At the time of writing it’s a bit cold, pretty grey, and there are thousands of people who have chosen to queue up outside various Apple stores around the world. But, instead of venting my cynicism towards the excellent job Apple’s marketing machine has done in convincing all these people to spend large sums of money on a device neither as exciting nor as innovative as they have been led to believe, I am going to try and write about the homogenisation of social media.
Each of the three biggest social networks – Facebook, Twitter and LinkedIn – started with distinct propositions. I suppose in some ways they are still distinct; Facebook is more about personal connections; Twitter focuses on real-time information harvesting, and LinkedIn is a platform for business discussion.
But in recent months I’ve noticed a blurring of these distinctions. Each of the major platforms is, understandably, seeking to replicate the USPs its rivals boast. LinkedIn and Twitter have both copied the ‘cover image’ first seen on Facebook. Facebook has attempted to replicate LinkedIn’s professional-focus with some new features and plug-ins, and LinkedIn and Facebook have both tried rejigging the way they deliver updates to ape Twitter’s sense of immediacy.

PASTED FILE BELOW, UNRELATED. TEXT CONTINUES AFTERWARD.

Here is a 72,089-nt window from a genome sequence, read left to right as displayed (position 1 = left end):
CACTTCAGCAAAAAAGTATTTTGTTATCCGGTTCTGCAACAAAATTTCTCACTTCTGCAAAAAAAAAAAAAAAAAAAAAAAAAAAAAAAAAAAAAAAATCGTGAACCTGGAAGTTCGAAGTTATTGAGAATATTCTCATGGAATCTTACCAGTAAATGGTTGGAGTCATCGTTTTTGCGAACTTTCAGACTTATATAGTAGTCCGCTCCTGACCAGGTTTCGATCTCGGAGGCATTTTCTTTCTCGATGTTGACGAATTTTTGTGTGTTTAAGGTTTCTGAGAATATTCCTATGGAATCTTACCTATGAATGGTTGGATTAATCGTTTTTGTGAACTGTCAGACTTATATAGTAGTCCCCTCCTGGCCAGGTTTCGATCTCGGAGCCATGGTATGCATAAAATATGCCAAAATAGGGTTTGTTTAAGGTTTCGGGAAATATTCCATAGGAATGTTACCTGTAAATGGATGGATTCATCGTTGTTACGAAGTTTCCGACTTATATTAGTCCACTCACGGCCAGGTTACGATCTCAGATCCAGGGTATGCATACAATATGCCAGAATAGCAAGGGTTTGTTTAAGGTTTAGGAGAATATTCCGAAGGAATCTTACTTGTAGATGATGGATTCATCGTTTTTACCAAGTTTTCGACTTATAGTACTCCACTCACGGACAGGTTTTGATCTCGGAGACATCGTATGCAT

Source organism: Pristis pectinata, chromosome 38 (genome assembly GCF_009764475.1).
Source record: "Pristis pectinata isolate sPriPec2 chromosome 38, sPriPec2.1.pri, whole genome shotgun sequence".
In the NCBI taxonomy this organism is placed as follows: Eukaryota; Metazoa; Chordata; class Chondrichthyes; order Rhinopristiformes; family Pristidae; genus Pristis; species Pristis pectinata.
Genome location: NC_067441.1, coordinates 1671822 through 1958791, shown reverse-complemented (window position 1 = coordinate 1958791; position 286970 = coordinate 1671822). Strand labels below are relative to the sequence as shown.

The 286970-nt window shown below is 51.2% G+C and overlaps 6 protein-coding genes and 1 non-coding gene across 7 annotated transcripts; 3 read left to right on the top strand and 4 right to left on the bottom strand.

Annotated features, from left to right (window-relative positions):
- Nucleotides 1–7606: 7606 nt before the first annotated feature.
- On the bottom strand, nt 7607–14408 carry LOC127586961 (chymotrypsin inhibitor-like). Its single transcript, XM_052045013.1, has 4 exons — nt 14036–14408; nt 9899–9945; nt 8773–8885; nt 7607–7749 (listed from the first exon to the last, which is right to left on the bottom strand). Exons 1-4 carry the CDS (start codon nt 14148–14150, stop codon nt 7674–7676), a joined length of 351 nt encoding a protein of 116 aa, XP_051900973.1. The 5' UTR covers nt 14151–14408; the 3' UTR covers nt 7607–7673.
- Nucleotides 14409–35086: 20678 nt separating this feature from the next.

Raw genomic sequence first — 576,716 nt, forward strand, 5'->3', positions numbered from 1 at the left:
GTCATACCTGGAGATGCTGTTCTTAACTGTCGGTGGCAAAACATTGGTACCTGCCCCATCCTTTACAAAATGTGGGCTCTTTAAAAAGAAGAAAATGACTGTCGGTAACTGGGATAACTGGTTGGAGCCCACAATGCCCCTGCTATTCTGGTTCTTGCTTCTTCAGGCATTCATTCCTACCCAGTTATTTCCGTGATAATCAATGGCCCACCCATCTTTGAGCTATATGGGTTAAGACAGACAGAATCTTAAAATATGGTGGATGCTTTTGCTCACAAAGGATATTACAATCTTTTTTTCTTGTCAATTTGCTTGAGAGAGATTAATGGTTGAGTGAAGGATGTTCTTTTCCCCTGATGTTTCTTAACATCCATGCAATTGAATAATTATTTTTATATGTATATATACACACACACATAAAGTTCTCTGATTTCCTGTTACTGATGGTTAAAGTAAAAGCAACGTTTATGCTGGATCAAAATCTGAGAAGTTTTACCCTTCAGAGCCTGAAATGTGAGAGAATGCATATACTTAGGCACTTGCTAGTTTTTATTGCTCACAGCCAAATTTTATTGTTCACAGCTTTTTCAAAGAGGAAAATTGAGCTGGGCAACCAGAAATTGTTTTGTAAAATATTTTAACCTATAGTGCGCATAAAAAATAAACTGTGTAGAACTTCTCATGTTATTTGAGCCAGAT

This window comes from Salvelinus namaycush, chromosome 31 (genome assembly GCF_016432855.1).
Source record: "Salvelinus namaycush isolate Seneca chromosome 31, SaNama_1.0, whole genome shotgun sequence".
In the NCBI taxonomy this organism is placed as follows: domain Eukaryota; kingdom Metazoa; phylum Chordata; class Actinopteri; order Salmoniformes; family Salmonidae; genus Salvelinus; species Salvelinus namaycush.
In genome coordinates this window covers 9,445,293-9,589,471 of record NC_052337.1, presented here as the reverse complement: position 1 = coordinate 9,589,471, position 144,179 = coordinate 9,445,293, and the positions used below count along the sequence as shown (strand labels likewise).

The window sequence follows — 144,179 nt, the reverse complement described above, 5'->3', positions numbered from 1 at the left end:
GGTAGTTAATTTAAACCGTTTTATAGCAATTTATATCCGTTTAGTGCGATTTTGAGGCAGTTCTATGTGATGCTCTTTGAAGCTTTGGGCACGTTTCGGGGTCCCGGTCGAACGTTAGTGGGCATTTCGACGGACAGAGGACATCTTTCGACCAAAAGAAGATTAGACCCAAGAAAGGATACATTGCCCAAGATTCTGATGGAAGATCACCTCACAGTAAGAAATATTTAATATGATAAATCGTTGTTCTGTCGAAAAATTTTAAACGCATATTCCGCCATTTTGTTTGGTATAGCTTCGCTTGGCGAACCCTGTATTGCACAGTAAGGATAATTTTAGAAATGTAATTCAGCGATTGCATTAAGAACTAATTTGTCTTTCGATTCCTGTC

And what you end up with is slightly messy. Facebook and LinkedIn, particularly, feel very clunky these days. And, although Twitter is probably more closely aligned with what its founders envisaged when they started out, it is arguably the noisiest of the three in terms of social clutter.
Social media is at its best when it is free and dynamic. That’s why I am excitedly looking forward to a time when more people have grown tired of the stale options we currently use. Keep your eyes peeled; there are some innovative solutions on the horizon, and I am not talking about the iPhone6, which should be due for release in 364 days.